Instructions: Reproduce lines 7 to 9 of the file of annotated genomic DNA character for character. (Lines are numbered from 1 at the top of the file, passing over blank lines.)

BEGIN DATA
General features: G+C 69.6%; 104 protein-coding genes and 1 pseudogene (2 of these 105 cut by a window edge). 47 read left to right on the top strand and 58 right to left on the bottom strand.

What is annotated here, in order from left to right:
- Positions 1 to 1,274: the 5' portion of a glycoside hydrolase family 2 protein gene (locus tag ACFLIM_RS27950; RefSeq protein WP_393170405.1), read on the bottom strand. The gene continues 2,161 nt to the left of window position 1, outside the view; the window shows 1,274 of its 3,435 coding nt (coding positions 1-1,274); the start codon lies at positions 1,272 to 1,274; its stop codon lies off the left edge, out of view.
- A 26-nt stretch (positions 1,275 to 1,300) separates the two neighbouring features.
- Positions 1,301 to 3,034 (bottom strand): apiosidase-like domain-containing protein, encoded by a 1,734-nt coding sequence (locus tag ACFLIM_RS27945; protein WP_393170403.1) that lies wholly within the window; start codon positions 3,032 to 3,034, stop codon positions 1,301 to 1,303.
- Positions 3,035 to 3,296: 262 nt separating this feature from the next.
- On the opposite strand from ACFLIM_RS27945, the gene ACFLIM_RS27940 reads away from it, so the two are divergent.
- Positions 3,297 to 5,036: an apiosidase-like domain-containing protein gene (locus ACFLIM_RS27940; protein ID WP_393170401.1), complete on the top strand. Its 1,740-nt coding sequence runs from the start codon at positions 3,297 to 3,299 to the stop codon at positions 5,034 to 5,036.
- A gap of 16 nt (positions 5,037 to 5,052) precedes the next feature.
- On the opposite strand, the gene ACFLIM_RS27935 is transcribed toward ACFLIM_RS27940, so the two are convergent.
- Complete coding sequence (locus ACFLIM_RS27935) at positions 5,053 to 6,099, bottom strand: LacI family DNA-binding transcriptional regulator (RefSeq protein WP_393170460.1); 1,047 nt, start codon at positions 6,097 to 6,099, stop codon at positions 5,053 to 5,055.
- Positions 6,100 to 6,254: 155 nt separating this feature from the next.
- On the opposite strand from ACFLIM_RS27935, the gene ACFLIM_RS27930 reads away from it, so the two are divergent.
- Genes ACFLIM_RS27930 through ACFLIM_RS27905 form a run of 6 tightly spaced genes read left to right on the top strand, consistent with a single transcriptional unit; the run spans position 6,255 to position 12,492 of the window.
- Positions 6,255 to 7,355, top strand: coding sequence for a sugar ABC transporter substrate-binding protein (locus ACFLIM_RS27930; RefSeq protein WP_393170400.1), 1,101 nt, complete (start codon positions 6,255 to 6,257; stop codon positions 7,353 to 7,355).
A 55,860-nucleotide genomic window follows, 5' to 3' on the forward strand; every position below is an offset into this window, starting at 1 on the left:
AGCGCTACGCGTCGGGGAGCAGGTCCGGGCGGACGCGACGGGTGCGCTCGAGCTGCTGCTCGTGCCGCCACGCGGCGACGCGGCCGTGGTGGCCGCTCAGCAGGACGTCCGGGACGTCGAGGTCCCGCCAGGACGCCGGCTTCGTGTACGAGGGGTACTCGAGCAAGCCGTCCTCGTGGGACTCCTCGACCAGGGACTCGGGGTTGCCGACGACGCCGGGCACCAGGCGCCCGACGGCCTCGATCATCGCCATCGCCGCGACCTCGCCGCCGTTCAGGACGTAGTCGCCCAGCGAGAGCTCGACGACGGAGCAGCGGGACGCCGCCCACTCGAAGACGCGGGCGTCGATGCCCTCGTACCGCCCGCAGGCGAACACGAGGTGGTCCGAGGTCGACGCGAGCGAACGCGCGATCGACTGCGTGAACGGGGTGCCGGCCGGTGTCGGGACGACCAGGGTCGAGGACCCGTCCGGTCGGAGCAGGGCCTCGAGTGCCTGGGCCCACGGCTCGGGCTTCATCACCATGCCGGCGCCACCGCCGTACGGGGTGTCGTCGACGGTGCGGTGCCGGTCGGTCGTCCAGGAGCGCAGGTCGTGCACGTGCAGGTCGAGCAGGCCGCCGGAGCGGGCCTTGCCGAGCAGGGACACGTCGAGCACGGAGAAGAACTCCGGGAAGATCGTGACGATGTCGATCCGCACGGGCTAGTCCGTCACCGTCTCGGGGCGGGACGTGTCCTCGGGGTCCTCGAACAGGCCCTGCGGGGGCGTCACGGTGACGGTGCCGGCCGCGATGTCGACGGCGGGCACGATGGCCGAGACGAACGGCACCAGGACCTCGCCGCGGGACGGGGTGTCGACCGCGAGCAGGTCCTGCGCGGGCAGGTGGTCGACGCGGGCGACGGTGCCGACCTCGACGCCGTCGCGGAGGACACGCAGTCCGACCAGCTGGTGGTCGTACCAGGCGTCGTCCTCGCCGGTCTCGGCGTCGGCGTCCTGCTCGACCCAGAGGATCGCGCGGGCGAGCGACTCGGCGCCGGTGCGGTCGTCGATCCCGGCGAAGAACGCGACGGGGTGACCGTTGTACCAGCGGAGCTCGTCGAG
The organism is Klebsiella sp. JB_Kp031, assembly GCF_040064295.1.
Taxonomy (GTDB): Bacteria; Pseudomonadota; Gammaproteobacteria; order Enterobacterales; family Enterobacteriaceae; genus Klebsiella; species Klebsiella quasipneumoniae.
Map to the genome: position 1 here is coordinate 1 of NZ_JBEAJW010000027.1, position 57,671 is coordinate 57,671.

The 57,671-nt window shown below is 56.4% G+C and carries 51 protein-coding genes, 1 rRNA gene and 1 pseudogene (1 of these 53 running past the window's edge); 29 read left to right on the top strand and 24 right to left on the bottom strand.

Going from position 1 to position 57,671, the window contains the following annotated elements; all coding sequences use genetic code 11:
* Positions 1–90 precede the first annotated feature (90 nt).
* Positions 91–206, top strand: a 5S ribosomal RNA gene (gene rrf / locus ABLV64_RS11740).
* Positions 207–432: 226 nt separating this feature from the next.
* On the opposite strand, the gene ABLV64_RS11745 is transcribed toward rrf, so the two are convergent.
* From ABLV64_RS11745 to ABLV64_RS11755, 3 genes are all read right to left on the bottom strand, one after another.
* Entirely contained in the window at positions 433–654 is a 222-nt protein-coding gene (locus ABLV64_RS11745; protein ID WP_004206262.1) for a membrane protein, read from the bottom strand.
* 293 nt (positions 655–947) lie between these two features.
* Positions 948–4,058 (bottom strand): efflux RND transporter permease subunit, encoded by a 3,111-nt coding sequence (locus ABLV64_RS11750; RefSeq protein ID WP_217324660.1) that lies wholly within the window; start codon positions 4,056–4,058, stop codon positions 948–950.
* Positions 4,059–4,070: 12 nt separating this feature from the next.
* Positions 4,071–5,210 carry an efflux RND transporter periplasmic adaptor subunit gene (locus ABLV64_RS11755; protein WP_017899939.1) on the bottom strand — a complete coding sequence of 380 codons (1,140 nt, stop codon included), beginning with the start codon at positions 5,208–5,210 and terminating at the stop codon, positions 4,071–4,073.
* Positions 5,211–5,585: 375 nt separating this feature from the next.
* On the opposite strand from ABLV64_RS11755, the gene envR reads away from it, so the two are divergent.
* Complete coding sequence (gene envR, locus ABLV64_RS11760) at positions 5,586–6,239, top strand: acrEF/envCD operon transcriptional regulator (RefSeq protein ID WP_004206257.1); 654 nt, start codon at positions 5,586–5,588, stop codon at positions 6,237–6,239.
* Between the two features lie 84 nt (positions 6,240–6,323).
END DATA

- On the opposite strand from ACFLIM_RS27945, the gene ACFLIM_RS27940 reads away from it, so the two are divergent.
- Positions 3,297 to 5,036: an apiosidase-like domain-containing protein gene (locus ACFLIM_RS27940; protein ID WP_393170401.1), complete on the top strand. Its 1,740-nt coding sequence runs from the start codon at positions 3,297 to 3,299 to the stop codon at positions 5,034 to 5,036.
- A gap of 16 nt (positions 5,037 to 5,052) precedes the next feature.